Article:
Clark said the education department is collaborating with the state Department of Higher Education to develop a consistent way to identify need for freshman remediation in college. She said remediation rates will not be considered for accreditation decisions under the proposed changes, but educators fear that could change.

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Telemedicine Big-City Specialists Connect with Rural Patients

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Telemedicine connects big-city specialists and rural patients

BY JIM DOYLE 
post-dispatch.com 
Monday, March 28, 2011
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On the top floor of St. John's Mercy Medical Center, doctors and nurses watch banks of video feeds, peering in on intensive care patients at rural hospitals across the Midwest.
Two critical care doctors and nine nurses in the St. Louis area oversee more than 400 patients at St. John's Mercy and a dozen other hospitals in four states. In round-the-clock shifts, they scan patients' vital signs and review their medications, lab work, X-rays and medical records. They conduct real-time quality control audits to ensure best practices are being followed.
From this control room, they can operate high-resolution cameras mounted in doorways of patients' rooms — and even zoom in to examine a patient's eyes or wounds. With two-way cameras, they talk directly with rookie nurses at the bedside of patients — or consult with patients themselves — at far-flung hospitals in places like Independence, Kan.
"We help save lives," said Lisa Manion, who worked as an intensive care unit nurse for more than a dozen years before joining the Mercy SafeWatch Center, one of the nation's largest teleICU units. "We do catch some things that the (bedside) staff, who are overworked, may not catch in time."
St. Louis area hospitals and health care systems based in the region are increasingly taking advantage of "telemedicine" — the use of computers and telecommunications to connect big-city hospitals to often underserved rural areas, where specialty doctors are scarce. Besides electronically monitoring the intensive care units of remote hospitals, such technologies are also being used to link specialists with patients, including stroke victims and women with high-risk pregnancies.
Telemedicine is hardly new. Major hospitals on the East and West coasts have capitalized on these communications devices in recent years, and specialists practicing in rural areas of Missouri and Illinois have relied on telemedicine for more than a decade for their consultations with remote patients. But it's a relatively new phenomenon in the St. Louis area, where specialists affiliated with the Sisters of Mercy Health System, SSM Health Care, BJC HealthCare, and Washington University have begun using these communications technologies to reach out to outlying areas.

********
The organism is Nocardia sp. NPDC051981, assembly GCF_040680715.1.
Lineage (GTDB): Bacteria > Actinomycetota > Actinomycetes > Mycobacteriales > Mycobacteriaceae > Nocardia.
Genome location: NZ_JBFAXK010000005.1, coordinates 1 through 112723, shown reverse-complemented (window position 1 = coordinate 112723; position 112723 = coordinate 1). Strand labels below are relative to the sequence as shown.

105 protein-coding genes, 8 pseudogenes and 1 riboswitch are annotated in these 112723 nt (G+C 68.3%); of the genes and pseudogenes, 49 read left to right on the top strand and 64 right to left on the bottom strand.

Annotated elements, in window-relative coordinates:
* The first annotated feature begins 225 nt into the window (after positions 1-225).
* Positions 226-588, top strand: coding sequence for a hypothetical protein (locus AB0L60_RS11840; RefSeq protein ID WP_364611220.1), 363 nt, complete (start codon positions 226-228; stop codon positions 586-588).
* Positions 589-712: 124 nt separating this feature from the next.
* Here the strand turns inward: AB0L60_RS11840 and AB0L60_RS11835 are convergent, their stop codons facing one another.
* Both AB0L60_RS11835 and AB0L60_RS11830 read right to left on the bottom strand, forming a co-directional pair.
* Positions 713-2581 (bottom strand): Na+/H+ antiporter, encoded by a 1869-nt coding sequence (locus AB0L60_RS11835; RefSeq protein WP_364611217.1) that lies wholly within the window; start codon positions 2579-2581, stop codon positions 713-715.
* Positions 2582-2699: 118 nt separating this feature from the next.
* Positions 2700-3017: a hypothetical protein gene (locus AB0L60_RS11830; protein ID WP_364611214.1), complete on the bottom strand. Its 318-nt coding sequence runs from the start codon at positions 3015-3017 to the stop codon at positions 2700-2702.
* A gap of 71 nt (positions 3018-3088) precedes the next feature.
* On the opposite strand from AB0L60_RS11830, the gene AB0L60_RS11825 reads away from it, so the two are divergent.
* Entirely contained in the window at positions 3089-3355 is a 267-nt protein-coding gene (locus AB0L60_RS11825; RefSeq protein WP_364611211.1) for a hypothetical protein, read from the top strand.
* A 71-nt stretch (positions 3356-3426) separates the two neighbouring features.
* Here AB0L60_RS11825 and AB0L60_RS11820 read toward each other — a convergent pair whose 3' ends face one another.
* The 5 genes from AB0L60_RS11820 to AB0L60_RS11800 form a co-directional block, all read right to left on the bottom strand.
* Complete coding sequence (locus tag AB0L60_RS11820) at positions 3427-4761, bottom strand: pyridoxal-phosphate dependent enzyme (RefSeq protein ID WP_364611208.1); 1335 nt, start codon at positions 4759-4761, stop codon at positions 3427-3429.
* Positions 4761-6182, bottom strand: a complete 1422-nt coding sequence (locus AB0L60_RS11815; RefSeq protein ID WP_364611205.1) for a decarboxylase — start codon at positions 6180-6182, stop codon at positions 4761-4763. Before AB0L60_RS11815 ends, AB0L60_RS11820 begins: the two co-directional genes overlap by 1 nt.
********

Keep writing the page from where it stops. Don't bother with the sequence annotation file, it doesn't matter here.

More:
joystick medicine
At Parkland Health Center in Farmington, Mo., a robotic device on wheels helps on-call specialists in St. Louis quickly interview patients who have suffered a stroke.
The stroke specialist uses a computer with a joystick to drive the robotic two-way video system down the hallway to the patient's room in the emergency department. Talking directly with the patient through the video monitor, the specialist performs a neurological exam to determine whether blood-clot busting drugs need to be administered and whether the patient should be transferred to Barnes-Jewish Hospital, also part of the BJC HealthCare system.
The patient is asked a series of questions to assess brain function and ability to speak and also asked to describe a series of still images on the video monitor. The patient's physical abilities and reflexes are also assessed with a nurse's help.
"The technology has gotten so much better and so much cheaper over time," said Dr. Karen Edison, director of the Center for Health Policy at the University of Missouri. "We really see this as the future: taking health care to patients wherever they are."
Edison, a dermatologist and medical school professor, began using video teleconferencing to serve remote patients in 1995. Many of her colleagues — including specialists in cardiology, psychiatry, neurology and those who attend to children with special needs — are also using these methods to consult with patients.
In recent years, the financial barriers for telemedicine have crumbled. Medicare and Medicaid reimburse doctors the same basic rate for in-person patient care as a video conference with a remote patient. Private payers, including health insurance companies, large employers and health maintenance organizations, also pay for many telemedicine services.
"It's a much more patient-centered way of bringing health care to people in rural areas, patients where they live," Edison said. "People can't always leave their homes. A lot of people work in low-wage jobs. ... If we can use technology to keep people in their homes and healthier longer, we should do it."